Aggressive cues in films or television programmes lead to aggressive thoughts and feelings, which may then be expressed in aggressive behaviour.
Aim: To assess the effect of cognitive priming on aggressive behaviour.
Procedure: Boys watched a television programme of a gun battle, in which the snipers communicated using walkie-talkies. A control group watched a non-violent programme about a motocross team. Both groups then played a game of floor hockey and were given instructions beforehand either by walkie-talkie or a tape recorder.
Results: the boys who had watched the violent television programme and had received instructions by walkie-talkie were more aggressive than the control group and than those who had watched the same programme but received instructions by tape recorder.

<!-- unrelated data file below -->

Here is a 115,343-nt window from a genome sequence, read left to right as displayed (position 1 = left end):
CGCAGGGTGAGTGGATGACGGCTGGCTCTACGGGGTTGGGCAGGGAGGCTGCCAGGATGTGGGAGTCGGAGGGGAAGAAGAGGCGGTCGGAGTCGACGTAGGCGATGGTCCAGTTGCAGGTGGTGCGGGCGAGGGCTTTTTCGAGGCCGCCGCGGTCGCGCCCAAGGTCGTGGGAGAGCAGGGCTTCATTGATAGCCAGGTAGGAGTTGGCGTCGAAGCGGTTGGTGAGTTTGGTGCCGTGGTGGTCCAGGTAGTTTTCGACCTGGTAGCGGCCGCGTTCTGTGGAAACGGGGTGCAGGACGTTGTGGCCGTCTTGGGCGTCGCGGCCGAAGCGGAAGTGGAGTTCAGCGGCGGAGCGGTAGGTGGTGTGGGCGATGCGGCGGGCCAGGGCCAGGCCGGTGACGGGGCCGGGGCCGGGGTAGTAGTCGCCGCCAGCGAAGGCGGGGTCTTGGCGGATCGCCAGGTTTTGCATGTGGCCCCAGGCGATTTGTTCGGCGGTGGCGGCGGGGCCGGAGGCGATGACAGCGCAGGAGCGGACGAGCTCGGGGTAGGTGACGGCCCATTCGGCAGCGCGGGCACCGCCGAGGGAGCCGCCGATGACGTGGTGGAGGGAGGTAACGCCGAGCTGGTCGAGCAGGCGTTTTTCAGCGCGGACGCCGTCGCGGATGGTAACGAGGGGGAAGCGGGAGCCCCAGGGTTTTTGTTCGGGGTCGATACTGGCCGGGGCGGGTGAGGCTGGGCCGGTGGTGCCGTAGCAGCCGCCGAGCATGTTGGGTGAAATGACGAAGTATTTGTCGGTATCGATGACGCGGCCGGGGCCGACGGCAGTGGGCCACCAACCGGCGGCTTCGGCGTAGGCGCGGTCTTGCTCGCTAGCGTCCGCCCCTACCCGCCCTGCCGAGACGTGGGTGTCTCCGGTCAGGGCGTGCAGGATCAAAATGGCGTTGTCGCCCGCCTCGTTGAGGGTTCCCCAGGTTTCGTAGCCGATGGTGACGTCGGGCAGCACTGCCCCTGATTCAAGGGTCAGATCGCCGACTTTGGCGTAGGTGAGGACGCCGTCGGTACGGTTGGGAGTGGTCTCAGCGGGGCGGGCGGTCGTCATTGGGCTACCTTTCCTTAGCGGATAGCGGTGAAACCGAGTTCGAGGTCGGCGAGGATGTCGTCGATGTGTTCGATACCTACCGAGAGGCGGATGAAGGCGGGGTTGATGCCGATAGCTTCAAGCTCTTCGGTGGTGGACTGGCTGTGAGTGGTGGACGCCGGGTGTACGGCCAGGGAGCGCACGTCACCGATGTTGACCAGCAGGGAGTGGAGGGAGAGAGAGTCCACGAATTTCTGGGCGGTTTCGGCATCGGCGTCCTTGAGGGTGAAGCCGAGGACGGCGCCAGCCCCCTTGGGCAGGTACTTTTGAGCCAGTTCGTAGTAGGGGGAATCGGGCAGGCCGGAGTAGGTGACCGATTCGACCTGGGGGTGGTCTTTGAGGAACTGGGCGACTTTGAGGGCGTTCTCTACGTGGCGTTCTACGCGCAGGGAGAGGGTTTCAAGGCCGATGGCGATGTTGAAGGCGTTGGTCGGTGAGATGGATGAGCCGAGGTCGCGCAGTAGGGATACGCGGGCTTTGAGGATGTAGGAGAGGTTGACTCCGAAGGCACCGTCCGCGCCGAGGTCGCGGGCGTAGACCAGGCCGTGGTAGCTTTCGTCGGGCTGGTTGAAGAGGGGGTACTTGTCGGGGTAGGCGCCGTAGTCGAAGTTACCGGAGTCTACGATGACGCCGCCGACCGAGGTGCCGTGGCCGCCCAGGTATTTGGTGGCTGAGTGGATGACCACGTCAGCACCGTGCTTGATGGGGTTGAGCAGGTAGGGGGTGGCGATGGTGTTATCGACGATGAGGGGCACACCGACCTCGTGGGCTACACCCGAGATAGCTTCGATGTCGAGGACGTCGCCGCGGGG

Conclusion: The walkie-talkie acted as a cognitive prime to aggression.
• Anxiety about violence inhibits its use.
• Those who are not used to violence would be shocked by its use.
• Frequent viewing of television violence makes it appear commonplace and so viewers may be less shocked and less sensitive about the violence.
• So someone who is desensitized to violence perceived violence as ‘normal’.
Aim: to identify a link between viewing habits and aggressive behaviour.
Sample: teenage boys.
Design: correlational study based on retrospective interview data.
Method: boys were interviewed about their viewing habits (self reporting) over the previous ten years (V1=level of TV violence watched) and about their aggressive behaviour (V2=self-ratings of aggression).
Result: a significant positive correlation was…